By passing The Protect Our Public Lands Act Congress can get on the right side of history: protecting national resources and heritage. Photo credit: Food & Water Watch

“The scientific evidence of the myriad of health harms associated with fracking continues to grow,” said Karuna Jaggar, executive director of Breast Cancer Action. “That’s why today, we’re telling our legislators that there’s no place on our public lands for this inherently toxic process, which threatens to expose the public to harmful chemicals linked to increased risk of breast and other cancers.”

Unfortunately, oil and gas corporations have been drilling and fracking on public lands, without regard for the people who these lands were intended to be enjoyed, and not exploited by. Fracking has already seriously damaged our public lands and ground water, and areas buffering America’s most precious national parks and monuments are at increasing risk.

“When big energy corporations can pour unlimited money into our political system, their interests are able to overshadow the public good. Despite the outcry from ordinary Americans, fracking has already brought serious harm to our public lands,” said Rio Tazewell, campaign coordinator at People for the American Way. “We need real reform so our elected leaders are working for ordinary Americans instead of wealthy corporations.”

The following organizations were involved in today's event: Breast Cancer Action, Courage Campaign, CREDO, Center for Biological Diversity, Daily Kos, Deluge, Environment America, Environmental Action, Food & Water Watch, Friends of the Earth, Greenpeace, National Nurses United, The Other 98%, People Demanding Action, People for the American Way, Presente.org and Progressive Democrats of America.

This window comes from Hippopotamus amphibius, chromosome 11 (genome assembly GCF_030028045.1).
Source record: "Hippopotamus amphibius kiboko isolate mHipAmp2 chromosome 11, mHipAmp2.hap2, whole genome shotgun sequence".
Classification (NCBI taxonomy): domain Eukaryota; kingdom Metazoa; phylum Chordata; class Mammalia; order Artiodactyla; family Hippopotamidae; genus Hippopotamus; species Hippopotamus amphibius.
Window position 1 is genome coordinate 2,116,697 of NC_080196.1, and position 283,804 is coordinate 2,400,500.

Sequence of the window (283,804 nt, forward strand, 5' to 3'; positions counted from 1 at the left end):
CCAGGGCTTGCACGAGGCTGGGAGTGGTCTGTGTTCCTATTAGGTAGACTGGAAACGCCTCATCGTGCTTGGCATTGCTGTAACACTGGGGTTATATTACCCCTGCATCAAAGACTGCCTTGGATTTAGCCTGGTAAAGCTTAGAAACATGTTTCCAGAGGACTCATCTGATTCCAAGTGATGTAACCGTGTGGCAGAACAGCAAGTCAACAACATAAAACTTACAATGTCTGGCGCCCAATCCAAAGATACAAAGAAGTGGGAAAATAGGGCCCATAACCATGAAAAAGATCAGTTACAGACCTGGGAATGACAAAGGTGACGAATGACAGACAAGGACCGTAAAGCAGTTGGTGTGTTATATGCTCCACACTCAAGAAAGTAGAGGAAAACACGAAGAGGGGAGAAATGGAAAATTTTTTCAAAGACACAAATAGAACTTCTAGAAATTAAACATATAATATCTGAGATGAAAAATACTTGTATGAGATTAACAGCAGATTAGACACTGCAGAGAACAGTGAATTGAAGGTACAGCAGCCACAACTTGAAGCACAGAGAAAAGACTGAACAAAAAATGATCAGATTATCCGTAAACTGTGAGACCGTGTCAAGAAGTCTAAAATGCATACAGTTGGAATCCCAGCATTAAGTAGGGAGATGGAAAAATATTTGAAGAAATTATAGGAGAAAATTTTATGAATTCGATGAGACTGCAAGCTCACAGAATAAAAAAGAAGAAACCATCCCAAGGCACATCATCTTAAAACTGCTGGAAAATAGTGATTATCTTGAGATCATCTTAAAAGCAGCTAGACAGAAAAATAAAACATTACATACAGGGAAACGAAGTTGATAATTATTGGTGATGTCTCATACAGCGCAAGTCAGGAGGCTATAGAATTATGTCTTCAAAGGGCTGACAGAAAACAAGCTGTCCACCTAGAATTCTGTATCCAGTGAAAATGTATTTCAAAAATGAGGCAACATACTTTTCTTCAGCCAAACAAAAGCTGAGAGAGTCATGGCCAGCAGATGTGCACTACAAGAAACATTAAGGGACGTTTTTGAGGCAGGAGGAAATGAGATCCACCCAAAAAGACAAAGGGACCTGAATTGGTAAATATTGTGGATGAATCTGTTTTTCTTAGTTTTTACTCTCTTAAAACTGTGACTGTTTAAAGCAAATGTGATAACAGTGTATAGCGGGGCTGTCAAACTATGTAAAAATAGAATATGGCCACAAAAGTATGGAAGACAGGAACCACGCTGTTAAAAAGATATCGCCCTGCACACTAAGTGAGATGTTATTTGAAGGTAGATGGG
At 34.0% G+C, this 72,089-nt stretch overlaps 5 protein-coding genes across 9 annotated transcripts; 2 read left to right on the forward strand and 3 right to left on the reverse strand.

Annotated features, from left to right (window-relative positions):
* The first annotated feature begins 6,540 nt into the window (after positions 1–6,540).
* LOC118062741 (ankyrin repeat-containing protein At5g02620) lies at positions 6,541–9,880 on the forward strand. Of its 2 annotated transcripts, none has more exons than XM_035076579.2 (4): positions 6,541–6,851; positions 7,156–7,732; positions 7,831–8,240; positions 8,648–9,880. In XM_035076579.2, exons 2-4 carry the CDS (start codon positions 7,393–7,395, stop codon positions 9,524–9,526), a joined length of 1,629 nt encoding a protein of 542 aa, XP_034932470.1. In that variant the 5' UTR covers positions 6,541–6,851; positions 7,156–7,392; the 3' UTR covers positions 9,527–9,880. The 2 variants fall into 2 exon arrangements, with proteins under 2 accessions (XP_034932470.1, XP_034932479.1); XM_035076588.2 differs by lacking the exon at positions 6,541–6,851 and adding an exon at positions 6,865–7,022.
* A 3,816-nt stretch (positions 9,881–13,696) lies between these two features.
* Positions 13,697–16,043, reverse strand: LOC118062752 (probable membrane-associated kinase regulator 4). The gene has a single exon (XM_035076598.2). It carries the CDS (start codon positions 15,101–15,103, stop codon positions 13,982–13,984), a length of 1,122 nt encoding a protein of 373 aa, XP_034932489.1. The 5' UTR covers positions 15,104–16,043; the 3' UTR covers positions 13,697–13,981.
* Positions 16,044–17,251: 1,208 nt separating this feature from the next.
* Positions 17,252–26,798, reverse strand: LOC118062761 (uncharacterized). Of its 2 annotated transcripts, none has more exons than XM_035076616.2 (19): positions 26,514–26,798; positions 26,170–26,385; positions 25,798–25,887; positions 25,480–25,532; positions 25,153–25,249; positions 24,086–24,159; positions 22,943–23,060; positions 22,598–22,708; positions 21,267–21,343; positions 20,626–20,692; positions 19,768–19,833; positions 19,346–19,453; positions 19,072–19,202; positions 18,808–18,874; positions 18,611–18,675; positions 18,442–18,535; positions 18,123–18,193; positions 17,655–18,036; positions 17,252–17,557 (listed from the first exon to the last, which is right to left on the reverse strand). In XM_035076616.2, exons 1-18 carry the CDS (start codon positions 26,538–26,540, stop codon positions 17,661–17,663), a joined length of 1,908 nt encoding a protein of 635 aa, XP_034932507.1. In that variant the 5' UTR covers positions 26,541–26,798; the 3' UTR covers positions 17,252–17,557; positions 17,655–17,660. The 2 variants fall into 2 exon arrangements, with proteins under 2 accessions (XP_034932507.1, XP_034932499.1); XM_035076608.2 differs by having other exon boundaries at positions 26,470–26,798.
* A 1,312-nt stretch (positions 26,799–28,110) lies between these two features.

YOU MIGHT ALSO LIKE

Bernie Sanders Demands DOJ Go After Exxon for ‘Covering Up’ Climate Change

MIT Students: We’re Sitting-In at President Reif’s Door Until He Divests From Fossil Fuels

Apple to Clean Up Act in China With Huge Investments in Renewable Energy

Johns Hopkins Study Links Fracking to Premature Births, High-Risk Pregnancies

EcoWatch Daily Newsletter

An aerial view of a crude oil storage facility of Caspian Pipeline Consortium (CPC) in the Krasnodar Territory. Vitaly Timkiv / TASS / Getty Images

Oil rigs around the world keep pulling crude oil out of the ground, but the global pandemic has sent shockwaves into the market. The supply is up, but demand has plummeted now that industry has ground to a halt, highways are empty, and airplanes are parked in hangars.

Read More Show Less
Examples (from left) of a lead pipe, a corroded steel pipe and a lead pipe treated with protective orthophosphate. U.S. EPA Region 5

Under an agreement negotiated by community groups — represented by NRDC and the Pennsylvania Utility Law Project — the Pittsburgh Water and Sewer Authority (PWSA) will remove thousands of lead water pipes by 2026 in order to address the chronically high lead levels in the city's drinking water and protect residents' health.

Read More Show Less
Sponsored
ROBYN BECK / AFP / Getty Images

By Dave Cooke

So, they finally went and did it — the Trump administration just finalized a rule to undo requirements on manufacturers to improve fuel economy and reduce greenhouse gas emissions from new passenger cars and trucks. Even with the economy at the brink of a recession, they went forward with a policy they know is bad for consumers — their own analysis shows that American drivers are going to spend hundreds of dollars more in fuel as a result of this stupid policy — but they went ahead and did it anyway.

Read More Show Less

By Richard Connor

A blood test that screens for more than 50 types of cancer could help doctors treat patients at an earlier stage than previously possible, a new study shows. The method was used to screen for more than 50 types of cancer — including particularly deadly variants such as pancreatic, ovarian, bowel and brain.

Read More Show Less
Ian Sane / Flickr

Preliminary data from the Centers for Disease Control showed a larger number of young people coming down with COVID-19 than first expected, with patients under the age of 45 comprising more than a third of all cases, and one in five of those patients requiring hospitalization. That also tends to be the group most likely to use e-cigarettes.

Read More Show Less